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Diagnostic imaging

Newfoundland & Labrador to create province-wide PACS

CORNER BROOK, Nfld. – Health and Community Services Minister John Ottenheimer (pictured) has announced that a contribution of $10.5 million by Canada Health Infoway, combined with Government’s investment of $4 million in Budget 2005, will support the development of a province-wide Picture Archiving and Communications System (PACS) in Newfoundland and Labrador by 2007.

The Infoway funding was confirmed at a news conference in Corner Brook by Mike Sheridan, COO of Infoway.

PACS is a computer system that allows diagnostic images – including X-rays, MRI, ultrasounds and CT scans – to be digitally captured, viewed, stored and transmitted electronically from one site to another. It replaces conventional X-ray film and greatly improves access to patient information by enabling referring clinicians to review patient images on computers anywhere in the province.

“Government is committed to investing in electronic information systems for storing and managing patient records, which will result in a seamless flow of patient care information across delivery systems,” said Minister Ottenheimer. “PACS will benefit patients, healthcare providers and managers through improved access to diagnostic imaging services in rural areas, reduced wait time for patients in physicians’ offices, improved access to specialist consultations due to improved image portability, prevention of some patient transfers by being able to take and read images in one location and have them reviewed by a physician in another, and increased test-to-results time.”

A combined investment of $14.5 million by government and Infoway will result in the implementation of the PACS project in the Western and Labrador-Grenfell regions of the province, allowing these regions to link into existing sites in Central and Eastern regions. Once completed, the integrated PACS will provide consistent and virtually seamless, province-wide access to a patient’s complete diagnostic record by their healthcare provider. By 2007, there will be 27 PACS sites in the province.

“Newfoundland and Labrador has already made significant progress in the area of electronic health records and today’s $10.5-million investment by Infoway will make this province one of the first completely filmless provinces when it comes to diagnostic imaging,” said Richard Alvarez, President and CEO of Infoway. “This project will be an example to other provinces and is the first step toward our goal of making diagnostic images available for 50 percent of all Canadians by 2009.”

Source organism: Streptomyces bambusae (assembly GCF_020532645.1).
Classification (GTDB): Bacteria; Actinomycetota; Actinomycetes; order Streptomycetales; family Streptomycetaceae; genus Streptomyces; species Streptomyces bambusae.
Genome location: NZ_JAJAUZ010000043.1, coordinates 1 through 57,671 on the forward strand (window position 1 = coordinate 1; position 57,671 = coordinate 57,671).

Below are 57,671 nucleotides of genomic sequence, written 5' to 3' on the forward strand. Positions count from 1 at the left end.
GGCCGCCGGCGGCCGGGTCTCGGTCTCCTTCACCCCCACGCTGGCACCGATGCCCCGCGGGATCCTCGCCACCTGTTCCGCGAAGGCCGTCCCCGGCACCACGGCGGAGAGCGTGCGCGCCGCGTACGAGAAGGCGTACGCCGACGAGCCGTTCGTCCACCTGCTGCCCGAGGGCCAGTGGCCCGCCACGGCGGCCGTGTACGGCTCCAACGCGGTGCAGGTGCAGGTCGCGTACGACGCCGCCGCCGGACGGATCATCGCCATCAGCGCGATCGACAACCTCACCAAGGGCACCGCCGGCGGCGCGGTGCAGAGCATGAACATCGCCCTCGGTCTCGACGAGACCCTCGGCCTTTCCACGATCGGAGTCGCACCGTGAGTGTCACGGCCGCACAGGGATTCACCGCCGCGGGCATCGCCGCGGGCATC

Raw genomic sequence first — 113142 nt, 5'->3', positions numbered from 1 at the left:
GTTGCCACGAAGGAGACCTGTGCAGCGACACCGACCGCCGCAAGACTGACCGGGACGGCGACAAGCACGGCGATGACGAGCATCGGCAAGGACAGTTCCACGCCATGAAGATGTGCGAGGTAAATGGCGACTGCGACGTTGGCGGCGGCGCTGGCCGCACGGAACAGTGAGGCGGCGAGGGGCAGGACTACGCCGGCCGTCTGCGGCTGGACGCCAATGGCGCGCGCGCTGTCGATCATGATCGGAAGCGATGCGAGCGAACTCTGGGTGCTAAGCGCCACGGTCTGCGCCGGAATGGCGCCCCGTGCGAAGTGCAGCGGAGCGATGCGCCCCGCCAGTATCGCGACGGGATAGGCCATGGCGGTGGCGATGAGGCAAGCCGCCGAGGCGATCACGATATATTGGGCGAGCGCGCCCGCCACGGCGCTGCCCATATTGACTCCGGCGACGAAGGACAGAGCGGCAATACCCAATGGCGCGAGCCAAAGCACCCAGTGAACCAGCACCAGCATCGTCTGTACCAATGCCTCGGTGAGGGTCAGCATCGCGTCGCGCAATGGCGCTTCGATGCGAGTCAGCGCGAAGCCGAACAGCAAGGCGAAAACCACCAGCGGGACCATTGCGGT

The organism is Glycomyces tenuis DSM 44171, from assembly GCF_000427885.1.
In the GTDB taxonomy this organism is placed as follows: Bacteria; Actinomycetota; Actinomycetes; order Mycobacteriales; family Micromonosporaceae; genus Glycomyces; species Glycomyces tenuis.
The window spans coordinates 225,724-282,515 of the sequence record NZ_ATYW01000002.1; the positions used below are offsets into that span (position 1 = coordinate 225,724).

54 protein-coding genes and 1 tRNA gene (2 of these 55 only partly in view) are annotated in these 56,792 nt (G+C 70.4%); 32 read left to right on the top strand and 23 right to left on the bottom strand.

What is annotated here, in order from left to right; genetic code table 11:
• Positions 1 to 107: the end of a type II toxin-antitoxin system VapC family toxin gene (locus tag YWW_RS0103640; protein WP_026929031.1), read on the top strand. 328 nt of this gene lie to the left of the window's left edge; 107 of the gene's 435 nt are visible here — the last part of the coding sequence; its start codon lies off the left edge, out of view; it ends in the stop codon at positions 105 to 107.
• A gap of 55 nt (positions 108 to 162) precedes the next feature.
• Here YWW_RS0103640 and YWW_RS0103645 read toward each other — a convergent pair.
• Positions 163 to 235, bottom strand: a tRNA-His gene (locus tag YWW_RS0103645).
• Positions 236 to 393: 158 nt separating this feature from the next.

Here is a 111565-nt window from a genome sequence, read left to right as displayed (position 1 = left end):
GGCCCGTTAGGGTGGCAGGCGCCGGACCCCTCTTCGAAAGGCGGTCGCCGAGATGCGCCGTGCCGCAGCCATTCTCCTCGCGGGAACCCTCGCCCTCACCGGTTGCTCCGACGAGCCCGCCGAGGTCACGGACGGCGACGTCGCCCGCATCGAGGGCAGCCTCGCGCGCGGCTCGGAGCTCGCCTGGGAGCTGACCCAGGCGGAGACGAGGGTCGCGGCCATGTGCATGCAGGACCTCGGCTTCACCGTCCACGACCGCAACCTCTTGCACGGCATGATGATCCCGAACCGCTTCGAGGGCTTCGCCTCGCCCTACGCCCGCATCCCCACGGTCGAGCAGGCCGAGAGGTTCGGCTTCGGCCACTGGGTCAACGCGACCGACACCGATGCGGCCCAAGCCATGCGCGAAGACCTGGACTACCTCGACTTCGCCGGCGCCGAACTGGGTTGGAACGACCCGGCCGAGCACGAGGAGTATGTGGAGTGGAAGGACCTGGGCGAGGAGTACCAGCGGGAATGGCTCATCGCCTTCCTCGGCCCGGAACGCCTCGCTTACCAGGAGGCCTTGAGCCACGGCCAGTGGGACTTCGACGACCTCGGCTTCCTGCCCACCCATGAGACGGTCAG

The PACS project, an initiative of the Department of Health and Community Services, in collaboration with Infoway and managed by the Newfoundland and Labrador Centre for Health Information, will allow for primary reporting, on-call coverage, and immediate remote consultation allowing both the clinician and the referring radiologist to review the same images at the same time.

It also means fewer exams are repeated when patients are sent to secondary and/or tertiary sites for consultation. All diagnostic images will be stored in a central repository managed by Eastern Health. All necessary provincial privacy and security requirements will be adhered to in the management and use of personal information as it pertains to this central repository.

While acknowledging the importance of both the province’s contribution and Infoway’s investment, Centre for Health Information CEO, Steve O’Reilly, emphasized that “the greatest investment in this project has been made by dedicated health professionals who have readily come together, collaborating with one another to build a single shared provincial PACS network.”

About the Centre for Health Information
The Newfoundland and Labrador Centre for Health Information currently manages the DI/PACS initiative in collaboration with Infoway and the Department of Health and Community Services. The Centre was established in 1996 to ensure quality health information is available for health care, system-wide planning, research, and policy development. Through collaboration with the health system, the Centre has fostered expertise in health information systems development and management, applied health research, data quality and collection, education, and personal information protection.

About Canada Health Infoway
Canada Health Infoway is an independent, not-for-profit organization that invests with public sector partners across Canada to implement and reuse compatible health information systems that support a safer, more efficient healthcare system. These systems provide healthcare professionals with rapid access to complete and accurate patient information, enabling better decisions about treatment and diagnosis. The result is a sustainable, more cost-efficient healthcare system offering improved patient safety and better quality of care. As of November 30, 2005, Infoway had approved $427 million for 141 projects in every Canadian province and territory, including 59 pan-Canadian projects.